Mr. Deputy Speaker: Order. As I said earlier, we cannot debate amendments that were not selected. However, Madam Speaker has selected amendment No. 17. That allows the hon. Gentleman not only to move the amendment, but to speak about it. He must confine himself to amendment No. 17.

Mr. Dismore: I referred to amendment No. 18 in parenthesis to explain the reasons for drafting amendment No. 17 in the way in which it appears on the amendment paper.

Mr. Deputy Speaker: Order. I do not like interrupting hon. Members' speeches; I want the hon. Gentleman to speak about amendment No. 17. He has finished with stories about the Public Bill Office.

Mr. Dismore: That is a pity, because they are entertaining. Never mind, perhaps I can tell you them in the Tea Room some time, Mr. Deputy Speaker.

The long title of the Bill is broad and has been misleading when we tried to debate the Bill on Second Reading, in Committee and today. The amendment would tackle that flaw. I hope that the Bill will receive a Third Reading today, and move to another place. As the right hon. Member for Bromley and Chislehurst (Mr. Forth) said, those in another place may wish to table amendments. I should hate them to go through the same palaver as me, and find that they were drafting amendments that were out of order because they were misled about the scope of the Bill by a broad long title.

If we could amend the long title

it would help to clarify the Bill's purpose. It would make the long title match the scope of the Bill. Standing Orders state that that should be done for Government Bills, but private Members' Bills are an exception to the rule. They are often tabled with a very long title before the detailed text becomes known. Government Bills are caught by Standing Orders, which require a change when necessary to the long title, but private Members' Bills are not.

In the light of the difficulties that I experienced, I believed that it would be worth while to amend the long title to reflect the contents of the Bill more accurately. That would enable those in another place--and the public, if the measure is enacted--to understand the Bill's purpose and not assume that it is about something different. That is how I got into difficulties.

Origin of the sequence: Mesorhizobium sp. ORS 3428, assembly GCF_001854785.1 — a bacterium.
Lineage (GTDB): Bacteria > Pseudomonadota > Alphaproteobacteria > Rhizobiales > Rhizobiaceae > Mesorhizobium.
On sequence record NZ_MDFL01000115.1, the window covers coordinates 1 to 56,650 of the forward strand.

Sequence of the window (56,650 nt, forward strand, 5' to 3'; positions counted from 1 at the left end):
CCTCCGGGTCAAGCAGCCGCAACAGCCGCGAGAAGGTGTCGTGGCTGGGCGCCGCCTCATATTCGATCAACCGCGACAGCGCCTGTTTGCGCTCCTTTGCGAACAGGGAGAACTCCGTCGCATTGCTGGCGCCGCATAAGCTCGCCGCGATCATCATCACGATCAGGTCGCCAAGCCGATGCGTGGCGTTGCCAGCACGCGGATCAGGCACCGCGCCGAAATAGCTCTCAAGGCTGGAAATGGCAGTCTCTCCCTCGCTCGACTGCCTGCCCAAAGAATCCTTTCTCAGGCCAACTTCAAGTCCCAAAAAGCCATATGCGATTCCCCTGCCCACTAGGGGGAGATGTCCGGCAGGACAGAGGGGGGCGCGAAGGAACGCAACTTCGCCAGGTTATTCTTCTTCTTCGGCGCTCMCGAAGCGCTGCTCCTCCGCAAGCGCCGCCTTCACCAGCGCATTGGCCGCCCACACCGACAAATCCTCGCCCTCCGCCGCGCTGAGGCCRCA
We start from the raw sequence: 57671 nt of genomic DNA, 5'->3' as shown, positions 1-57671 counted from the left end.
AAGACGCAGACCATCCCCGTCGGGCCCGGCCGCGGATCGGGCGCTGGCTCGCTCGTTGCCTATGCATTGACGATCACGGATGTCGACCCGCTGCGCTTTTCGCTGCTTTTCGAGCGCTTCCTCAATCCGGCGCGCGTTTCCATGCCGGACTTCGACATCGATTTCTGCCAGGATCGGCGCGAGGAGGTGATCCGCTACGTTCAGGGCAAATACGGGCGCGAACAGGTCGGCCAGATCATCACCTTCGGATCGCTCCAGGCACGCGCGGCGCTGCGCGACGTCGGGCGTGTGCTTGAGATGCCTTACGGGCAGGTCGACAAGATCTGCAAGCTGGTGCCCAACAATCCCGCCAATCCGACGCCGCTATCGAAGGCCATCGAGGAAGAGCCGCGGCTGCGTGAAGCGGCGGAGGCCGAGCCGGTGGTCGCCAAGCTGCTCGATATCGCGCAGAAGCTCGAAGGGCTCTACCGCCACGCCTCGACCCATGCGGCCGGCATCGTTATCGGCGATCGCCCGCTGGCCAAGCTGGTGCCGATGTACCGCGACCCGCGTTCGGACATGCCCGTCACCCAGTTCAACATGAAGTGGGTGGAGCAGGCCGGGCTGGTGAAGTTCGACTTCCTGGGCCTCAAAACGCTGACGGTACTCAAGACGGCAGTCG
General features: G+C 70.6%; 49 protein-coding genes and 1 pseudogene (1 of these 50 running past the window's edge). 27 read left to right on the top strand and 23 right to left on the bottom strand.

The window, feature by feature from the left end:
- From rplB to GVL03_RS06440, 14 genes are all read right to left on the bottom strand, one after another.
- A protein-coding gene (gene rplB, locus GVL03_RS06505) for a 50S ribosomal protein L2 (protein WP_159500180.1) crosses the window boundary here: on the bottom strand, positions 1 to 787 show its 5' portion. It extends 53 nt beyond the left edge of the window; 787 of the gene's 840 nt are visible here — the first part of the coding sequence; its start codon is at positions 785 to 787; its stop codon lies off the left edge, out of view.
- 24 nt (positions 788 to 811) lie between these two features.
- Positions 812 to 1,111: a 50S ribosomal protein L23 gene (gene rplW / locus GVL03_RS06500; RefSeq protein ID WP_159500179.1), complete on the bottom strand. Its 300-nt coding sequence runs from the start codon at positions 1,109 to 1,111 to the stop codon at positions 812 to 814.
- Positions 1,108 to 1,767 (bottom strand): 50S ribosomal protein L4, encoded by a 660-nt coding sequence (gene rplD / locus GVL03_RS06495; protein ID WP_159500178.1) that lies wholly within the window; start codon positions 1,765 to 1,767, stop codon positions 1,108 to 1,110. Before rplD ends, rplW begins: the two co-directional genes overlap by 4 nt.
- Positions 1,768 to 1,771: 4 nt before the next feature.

Mr. Hammond: I am fascinated by the hon. Gentleman's case. By extending the long title, I am not

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sure whether he is aiming to expand or restrict the scope of the Bill. The extension of the long title for which the amendment provides would reduce the scope of the Bill.

Mr. Dismore: The amendment would do neither. I am simply trying to make the long title reflect the scope of the Bill. The long title is broader than the scope of the Bill. You have made it clear, Mr. Deputy Speaker, as have other hon. Members, that the scope of the Bill is narrow. It covers only bringing within the scope of the Health Service Commissioners Act 1993 people who have retired or resigned from the NHS. The right hon. Member for Wealden (Sir G. Johnson Smith) confirmed that on Second Reading. He repeated that this morning. If that is the case, the long title should reflect the Bill's objective.

The amendment would not restrict the Bill; it tries to mirror the Bill's contents and thus make its purpose clearer. I hope that the right hon. Gentleman will accept the amendment, which will make matters easier for people who consider the Bill later.

12.30 pm

Mr. Forth: The hon. Member for Hendon (Mr. Dismore) has done the House a great service, because such matters often confuse people, including myself. One might have thought that a Bill

would give enormous scope to do just that and that, if it were taken literally, there would be ample opportunity to achieve many different things. However, he has found out that that is not the case. The scope of the Bill as defined on Second Reading by its promoter, my right hon. Friend the Member for Wealden (Sir G. Johnson Smith), turns out to be narrow. There is a difference between what the title says and what the Bill means.